Ton of great pitching in baseball, and most of it is young. Things happen (see Gooden, Doc). But CC has been a great, dominant pitcher for a long time–he’s not starting a great career…he’s already hAD a great career. And he’s only 30 and shows absolutlely no signs of stopping soon. Plus, he’s a pitchability lefty who figures to “declilne gracefully” after he loses something on the fastball.

    • MannyGeee says:

      tack on 2 years at the same money ‘should’ get it done. He’s not Jeter greedy, after all

      • YankeesJunkie says:

        Wouldn’t be surprised to see him get bumped up to 6/150.

      • Doug says:

        no way in the world can you give him 8/200. not with all that mileage on his arm.

        not sure i would give him 6/150 actually

        • YankeesJunkie says:

          Always risky to give 6/150 to any pitcher, but I’d rather do that than give a CJ Wilson 5/80. CC just has a much better proven track record and at least he won’t be hitting 40 at the end of the contract so the chances that he completely tanks are slightly less.

        • MannyGeee says:

          I was thinking more like 6/140 or so, just adding 2 years to the 4 he has remaining… still heavy (no puns intended), but he can earn most of that.

    • Jerome S. says:

      I want Sabathia to finish his career as a Yankee. He won’t always be this good, but with what he’ll do in his upcoming contract… he won’t be able to leave.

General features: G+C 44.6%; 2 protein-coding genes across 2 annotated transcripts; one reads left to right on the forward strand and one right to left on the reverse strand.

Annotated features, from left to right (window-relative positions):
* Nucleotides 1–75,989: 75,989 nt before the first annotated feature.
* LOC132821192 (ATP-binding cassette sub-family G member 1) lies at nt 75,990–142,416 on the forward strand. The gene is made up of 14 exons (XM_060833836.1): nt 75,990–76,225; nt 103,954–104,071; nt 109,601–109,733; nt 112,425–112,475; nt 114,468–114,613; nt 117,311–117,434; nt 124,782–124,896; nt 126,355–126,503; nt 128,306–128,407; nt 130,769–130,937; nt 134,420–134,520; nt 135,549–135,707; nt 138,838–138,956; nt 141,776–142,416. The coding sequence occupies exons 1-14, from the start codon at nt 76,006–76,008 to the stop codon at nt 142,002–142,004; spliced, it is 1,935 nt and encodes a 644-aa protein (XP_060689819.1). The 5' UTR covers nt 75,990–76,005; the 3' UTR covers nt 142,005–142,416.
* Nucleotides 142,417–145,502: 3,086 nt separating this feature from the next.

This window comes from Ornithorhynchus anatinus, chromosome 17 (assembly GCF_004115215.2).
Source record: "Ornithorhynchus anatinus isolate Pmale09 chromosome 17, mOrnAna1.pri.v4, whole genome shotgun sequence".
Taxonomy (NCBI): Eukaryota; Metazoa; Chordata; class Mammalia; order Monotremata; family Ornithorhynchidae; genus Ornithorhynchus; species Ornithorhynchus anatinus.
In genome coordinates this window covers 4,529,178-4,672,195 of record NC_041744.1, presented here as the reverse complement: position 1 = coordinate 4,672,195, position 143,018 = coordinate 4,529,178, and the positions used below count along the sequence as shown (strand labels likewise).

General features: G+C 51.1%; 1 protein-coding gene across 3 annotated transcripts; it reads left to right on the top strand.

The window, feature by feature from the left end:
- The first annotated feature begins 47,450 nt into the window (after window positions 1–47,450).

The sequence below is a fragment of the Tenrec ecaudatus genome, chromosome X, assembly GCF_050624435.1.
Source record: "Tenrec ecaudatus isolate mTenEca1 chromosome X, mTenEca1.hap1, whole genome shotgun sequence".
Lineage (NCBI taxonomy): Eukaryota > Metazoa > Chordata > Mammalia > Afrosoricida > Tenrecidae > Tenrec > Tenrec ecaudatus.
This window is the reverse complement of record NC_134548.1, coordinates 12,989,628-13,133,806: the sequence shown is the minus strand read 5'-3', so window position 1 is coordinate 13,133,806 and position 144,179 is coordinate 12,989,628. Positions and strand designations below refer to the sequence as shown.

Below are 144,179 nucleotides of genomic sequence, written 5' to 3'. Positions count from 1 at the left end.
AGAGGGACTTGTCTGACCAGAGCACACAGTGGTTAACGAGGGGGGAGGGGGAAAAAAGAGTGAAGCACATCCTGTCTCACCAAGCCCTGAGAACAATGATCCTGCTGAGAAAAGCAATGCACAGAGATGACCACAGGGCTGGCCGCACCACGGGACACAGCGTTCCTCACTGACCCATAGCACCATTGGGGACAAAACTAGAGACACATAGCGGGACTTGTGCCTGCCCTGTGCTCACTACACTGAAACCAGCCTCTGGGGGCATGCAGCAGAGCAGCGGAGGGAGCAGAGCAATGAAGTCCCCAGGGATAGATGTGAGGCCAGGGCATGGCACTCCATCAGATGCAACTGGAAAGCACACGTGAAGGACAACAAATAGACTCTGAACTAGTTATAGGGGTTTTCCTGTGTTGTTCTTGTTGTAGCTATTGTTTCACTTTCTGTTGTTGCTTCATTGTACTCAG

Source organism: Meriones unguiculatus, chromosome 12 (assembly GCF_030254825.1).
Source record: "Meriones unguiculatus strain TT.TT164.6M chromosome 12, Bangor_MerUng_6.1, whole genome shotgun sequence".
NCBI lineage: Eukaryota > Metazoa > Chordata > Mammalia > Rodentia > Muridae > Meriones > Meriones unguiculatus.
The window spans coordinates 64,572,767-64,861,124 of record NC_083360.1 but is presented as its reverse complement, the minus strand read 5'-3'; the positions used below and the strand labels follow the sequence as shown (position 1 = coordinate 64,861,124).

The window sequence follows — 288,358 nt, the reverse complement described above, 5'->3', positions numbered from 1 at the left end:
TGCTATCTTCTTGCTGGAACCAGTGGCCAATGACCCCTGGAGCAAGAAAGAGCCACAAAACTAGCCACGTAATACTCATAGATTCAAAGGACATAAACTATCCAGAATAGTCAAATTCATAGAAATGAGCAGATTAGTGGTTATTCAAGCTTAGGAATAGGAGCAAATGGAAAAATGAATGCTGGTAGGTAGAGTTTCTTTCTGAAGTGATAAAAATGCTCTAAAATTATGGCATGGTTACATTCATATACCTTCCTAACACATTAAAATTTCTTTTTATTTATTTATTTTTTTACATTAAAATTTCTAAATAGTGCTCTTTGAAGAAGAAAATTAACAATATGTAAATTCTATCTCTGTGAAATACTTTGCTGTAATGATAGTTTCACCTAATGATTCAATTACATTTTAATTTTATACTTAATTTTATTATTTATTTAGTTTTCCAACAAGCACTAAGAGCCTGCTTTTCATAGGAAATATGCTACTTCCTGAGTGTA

It’d be like Babe Ruth leaving! That didn’t happen, did it?

    • Mike HC says:

      My take, is that if CC wants to be a Yankee, he will be able to easily get something done that he would be happy with. Maybe another player option after three years or tacking on extra years on the end, or something like that. Or he just declines the option, which seems unlikely at this point, but you never know.

      But if he wants to get the most money possible, or has an itch to move back to the west coast, then all bets are off. It will be interesting either way.

  5. YankeesJunkie says:

    While CC has more innings and P/GS I am not really concerned with the workload at all. He has not been pushed to any extreme pitch count thus far and also has always gone on four or five days rest. In addition, due to the lower run environment his outings have definitely been less stressful compared to the previous two years.

  6. Gonzo says:

    Everyone keeps talking about CC being indestructible or headed for injury.

    What do you guys think is a good historical comp for him considering his size, workload, handedness, stuff and anything else you can think of?

    • Gonzo says:

      Or is there a good comp?

    • Mike HC says:

      A guy like David Wells would be a comp size and handed wise.

      Wells, from the age of 33-42, pitched more than 30 starts in all but one of those seasons. Of course it is not a perfect example, but just shows that a big, fat lefty can pitch well, deep into his 30′s. At the very least, it would not be unprecedented.

      And I’m sure there are other comps other. Wells is just off the top of my head.

      • Gonzo says:

        So just stay away from freak back injuries in the World Series.

        • Mike HC says:

          For the sake of not having to be shot in the back with cortisone before a good amount of your starts, I would say, yes, best to stay away from serious back injuries.

  7. Filppula51 says:

    I’d give him a 7/175.

  8. Filppula51 says:

    Well you don’t want him in a redsox uni ya moron

  9. Filppula51 says:

    Well you don’t want him in a redsox uni ya moron.